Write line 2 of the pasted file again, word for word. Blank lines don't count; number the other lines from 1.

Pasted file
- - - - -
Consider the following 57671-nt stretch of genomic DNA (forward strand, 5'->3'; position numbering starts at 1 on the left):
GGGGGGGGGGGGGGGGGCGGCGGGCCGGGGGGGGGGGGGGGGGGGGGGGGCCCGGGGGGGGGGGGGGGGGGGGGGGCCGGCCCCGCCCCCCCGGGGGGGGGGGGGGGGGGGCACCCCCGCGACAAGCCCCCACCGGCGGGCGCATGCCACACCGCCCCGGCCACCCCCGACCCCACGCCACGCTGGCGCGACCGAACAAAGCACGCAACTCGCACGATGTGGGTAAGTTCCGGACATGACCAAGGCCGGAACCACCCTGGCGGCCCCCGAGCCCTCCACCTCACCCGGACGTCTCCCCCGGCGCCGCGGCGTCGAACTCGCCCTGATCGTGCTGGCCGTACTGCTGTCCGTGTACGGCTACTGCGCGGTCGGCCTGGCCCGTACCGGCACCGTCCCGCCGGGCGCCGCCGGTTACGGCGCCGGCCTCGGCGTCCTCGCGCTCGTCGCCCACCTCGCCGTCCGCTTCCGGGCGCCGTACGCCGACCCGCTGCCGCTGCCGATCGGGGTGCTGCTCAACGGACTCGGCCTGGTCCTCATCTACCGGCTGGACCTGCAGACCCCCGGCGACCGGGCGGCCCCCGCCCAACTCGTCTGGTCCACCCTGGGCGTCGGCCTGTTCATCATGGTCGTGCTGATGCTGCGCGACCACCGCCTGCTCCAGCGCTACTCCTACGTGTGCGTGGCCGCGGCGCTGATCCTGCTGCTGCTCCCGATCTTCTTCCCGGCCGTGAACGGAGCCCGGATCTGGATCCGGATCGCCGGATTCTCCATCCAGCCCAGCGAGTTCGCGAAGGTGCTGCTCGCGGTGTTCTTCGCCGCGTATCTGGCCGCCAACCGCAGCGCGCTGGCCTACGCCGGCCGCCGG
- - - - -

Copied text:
GGGGGGGGGGGGGGGGGCGGCGGGCCGGGGGGGGGGGGGGGGGGGGGGGGCCCGGGGGGGGGGGGGGGGGGGGGGGCCGGCCCCGCCCCCCCGGGGGGGGGGGGGGGGGGGCACCCCCGCGACAAGCCCCCACCGGCGGGCGCATGCCACACCGCCCCGGCCACCCCCGACCCCACGCCACGCTGGCGCGACCGAACAAAGCACGCAACTCGCACGATGTGGGTAAGTTCCGGACATGACCAAGGCCGGAACCACCCTGGCGGCCCCCGAGCCCTCCACCTCACCCGGACGTCTCCCCCGGCGCCGCGGCGTCGAACTCGCCCTGATCGTGCTGGCCGTACTGCTGTCCGTGTACGGCTACTGCGCGGTCGGCCTGGCCCGTACCGGCACCGTCCCGCCGGGCGCCGCCGGTTACGGCGCCGGCCTCGGCGTCCTCGCGCTCGTCGCCCACCTCGCCGTCCGCTTCCGGGCGCCGTACGCCGACCCGCTGCCGCTGCCGATCGGGGTGCTGCTCAACGGACTCGGCCTGGTCCTCATCTACCGGCTGGACCTGCAGACCCCCGGCGACCGGGCGGCCCCCGCCCAACTCGTCTGGTCCACCCTGGGCGTCGGCCTGTTCATCATGGTCGTGCTGATGCTGCGCGACCACCGCCTGCTCCAGCGCTACTCCTACGTGTGCGTGGCCGCGGCGCTGATCCTGCTGCTGCTCCCGATCTTCTTCCCGGCCGTGAACGGAGCCCGGATCTGGATCCGGATCGCCGGATTCTCCATCCAGCCCAGCGAGTTCGCGAAGGTGCTGCTCGCGGTGTTCTTCGCCGCGTATCTGGCCGCCAACCGCAGCGCGCTGGCCTACGCCGGCCGCCGG